Thursday          plague – an easily spread disease causing a large number
                   of deaths; a widespread evil


5. Most of the homeowners in this area have tried in vain to overcome the plague of
   crabgrass that threatens to overrun their lawns.
                                Vocabulary – Week 8

 Monday            poised – balanced, suspended; calm, controlled; ready for
                              action

1. Until it was almost too late, the hunters did not see the leopard crouching in a tree,
   ______________________ to leap on them



                   regime - a government in power; a period of rule


2. Eventually the army toppled the country’s democratic _________________________
   and set up a military dictatorship in its place.



 Tuesday           retard – to make slow, delay, hold back


3. Though they have done nothing to hasten passage of the bill, they haven’t tried to
   _________________________ the process either.



 Wednesday         transparent – allowing light to pass through; easily seen
                   through

4. Since the seat covers in the car were ______________________ , we could see the
   attractive pattern of the upholstery underneath

   Thursday        unscathed – wholly unharmed, not injured

5. No one has ever been able to explain to my satisfaction how Indian holy men can
   walk __________________ across beds of hot coals
                                Vocabulary – Week 9

 Monday            animated – full of life, lively, alive; moved to action


1. The dull conversation became much more animated when it turned to a subject in
   which we were all interested.

                   brood – (n) a family of young animals, especially birds
                   (v) to think over in a worried, unhappy way


2. Like the traffic guard at a school crossing, the mother hen directed her large brood
   across the yard toward a torn sack of feed.

 Tuesday           culminate – to reach a high point of development; to end


3. The resentment of the American colonists against the harsh policies of the British
   government culminated in armed rebellion.



 Wednesday         downright – thoroughly; absolute, complete; blunt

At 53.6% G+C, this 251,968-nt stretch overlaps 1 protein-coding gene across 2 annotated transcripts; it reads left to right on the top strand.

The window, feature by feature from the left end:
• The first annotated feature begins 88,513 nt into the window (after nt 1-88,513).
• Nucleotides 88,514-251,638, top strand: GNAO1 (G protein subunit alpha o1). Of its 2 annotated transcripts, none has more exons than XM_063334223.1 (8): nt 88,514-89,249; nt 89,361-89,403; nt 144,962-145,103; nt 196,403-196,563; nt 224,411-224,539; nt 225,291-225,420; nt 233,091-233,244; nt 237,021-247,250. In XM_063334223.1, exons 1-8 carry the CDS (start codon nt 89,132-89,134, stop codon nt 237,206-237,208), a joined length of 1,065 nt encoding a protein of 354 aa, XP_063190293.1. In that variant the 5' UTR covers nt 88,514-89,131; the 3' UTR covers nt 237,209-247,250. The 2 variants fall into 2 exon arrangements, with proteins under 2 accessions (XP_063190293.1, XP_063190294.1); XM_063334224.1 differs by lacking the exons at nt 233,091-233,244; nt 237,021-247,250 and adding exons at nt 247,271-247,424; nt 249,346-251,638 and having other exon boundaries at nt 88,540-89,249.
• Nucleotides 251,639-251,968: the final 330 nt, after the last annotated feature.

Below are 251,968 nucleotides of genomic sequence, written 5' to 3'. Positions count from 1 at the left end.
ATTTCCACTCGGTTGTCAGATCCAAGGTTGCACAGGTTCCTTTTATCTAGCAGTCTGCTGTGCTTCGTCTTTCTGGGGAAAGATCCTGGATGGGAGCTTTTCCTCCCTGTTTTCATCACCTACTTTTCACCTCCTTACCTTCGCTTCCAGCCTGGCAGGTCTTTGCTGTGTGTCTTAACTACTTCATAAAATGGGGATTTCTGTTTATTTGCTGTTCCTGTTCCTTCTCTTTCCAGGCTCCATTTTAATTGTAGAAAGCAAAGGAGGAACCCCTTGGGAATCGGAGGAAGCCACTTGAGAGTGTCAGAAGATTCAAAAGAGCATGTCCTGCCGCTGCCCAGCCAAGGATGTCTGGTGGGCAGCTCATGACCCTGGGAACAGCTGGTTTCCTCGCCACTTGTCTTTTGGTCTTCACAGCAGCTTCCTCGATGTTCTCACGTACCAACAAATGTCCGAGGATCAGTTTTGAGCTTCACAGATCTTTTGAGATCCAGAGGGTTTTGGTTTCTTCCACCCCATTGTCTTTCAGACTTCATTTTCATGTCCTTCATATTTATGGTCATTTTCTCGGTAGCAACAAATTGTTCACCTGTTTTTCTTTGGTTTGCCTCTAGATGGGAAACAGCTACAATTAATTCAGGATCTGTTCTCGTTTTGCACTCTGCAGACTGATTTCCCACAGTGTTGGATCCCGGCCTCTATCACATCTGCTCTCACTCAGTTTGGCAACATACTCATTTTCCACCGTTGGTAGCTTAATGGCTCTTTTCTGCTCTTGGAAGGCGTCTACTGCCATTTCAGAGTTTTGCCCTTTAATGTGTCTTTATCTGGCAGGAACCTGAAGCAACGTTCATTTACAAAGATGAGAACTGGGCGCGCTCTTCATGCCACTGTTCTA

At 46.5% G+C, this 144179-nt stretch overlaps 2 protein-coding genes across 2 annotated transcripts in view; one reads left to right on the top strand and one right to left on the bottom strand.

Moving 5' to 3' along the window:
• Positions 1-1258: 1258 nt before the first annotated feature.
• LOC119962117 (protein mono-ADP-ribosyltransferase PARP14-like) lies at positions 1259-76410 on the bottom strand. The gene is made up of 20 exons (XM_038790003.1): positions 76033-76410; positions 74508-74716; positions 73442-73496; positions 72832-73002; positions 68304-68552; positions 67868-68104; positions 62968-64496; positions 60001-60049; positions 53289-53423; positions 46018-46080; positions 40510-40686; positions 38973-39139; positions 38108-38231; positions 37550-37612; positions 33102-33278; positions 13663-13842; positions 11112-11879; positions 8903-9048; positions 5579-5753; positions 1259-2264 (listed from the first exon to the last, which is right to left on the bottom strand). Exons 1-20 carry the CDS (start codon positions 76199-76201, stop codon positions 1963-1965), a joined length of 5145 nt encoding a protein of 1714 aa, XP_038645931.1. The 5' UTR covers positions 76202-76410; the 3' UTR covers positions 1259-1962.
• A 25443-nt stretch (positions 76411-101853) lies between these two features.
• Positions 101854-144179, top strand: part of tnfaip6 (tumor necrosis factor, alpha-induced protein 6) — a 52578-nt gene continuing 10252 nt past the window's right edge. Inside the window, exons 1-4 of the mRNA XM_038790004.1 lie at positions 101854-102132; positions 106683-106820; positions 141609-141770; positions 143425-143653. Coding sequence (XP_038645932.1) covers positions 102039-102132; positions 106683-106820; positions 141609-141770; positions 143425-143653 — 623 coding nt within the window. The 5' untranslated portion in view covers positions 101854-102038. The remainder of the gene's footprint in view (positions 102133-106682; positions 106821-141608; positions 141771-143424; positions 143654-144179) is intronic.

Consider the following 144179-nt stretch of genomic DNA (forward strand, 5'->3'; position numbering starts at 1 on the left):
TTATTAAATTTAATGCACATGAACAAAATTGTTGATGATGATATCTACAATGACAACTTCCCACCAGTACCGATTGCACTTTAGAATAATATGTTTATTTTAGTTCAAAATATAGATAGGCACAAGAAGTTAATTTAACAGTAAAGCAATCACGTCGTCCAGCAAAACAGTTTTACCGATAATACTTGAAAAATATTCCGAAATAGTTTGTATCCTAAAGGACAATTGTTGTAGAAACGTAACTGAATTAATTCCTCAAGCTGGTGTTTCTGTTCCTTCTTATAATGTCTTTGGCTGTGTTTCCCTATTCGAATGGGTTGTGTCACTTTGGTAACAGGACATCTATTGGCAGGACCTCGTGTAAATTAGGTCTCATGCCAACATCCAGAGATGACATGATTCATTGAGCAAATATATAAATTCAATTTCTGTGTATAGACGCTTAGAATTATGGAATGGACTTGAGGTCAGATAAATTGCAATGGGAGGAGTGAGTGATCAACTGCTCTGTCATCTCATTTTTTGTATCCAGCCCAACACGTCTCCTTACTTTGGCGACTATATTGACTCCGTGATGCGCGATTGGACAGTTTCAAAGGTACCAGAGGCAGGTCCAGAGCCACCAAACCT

4. I believe in being careful, but Dan is downright miserly when it comes to spending
   money.



Thursday           drone - a loafer, idler, a buzzing or humming sound; a male
bee


5. How pleasant it is for us city dwellers to smell the new-mown hay and listen to the
   drone of bees in the clover patch.
                                Vocabulary – Week 10

 Monday            goad – (v) to drive or urge on;
                              (n) something used to drive or urge on


1. Indian elephant keepers usually use a short wooden goad to control and direct the
   movements of their huge charges.

                   indulge – to give in to a wish or desire

2. I don’t know which is worse – parents who are too strict with their children or
   parents who indulge them too much.



 Tuesday           ingredient – one of the materials in a mixture, recipe, or
                   formula

3. The first mark of a good cook is the ability to choose the best possible ingredient for
   the dishes he or she will prepare.

 Wednesday         literate – able to read and write; showing an excellent
                         educational background

4. Many immigrants to the United States who cannot read and write English are literate
   in their native languages.



 Thursday          loom – to come into view; to appear in exaggerated form

5. When storm clouds loom on the horizon, we hurried to find shelter.
                               Vocabulary – Week 11

 Monday            luster – (n) the quality of giving off light, brightness, glitter,
                              brilliance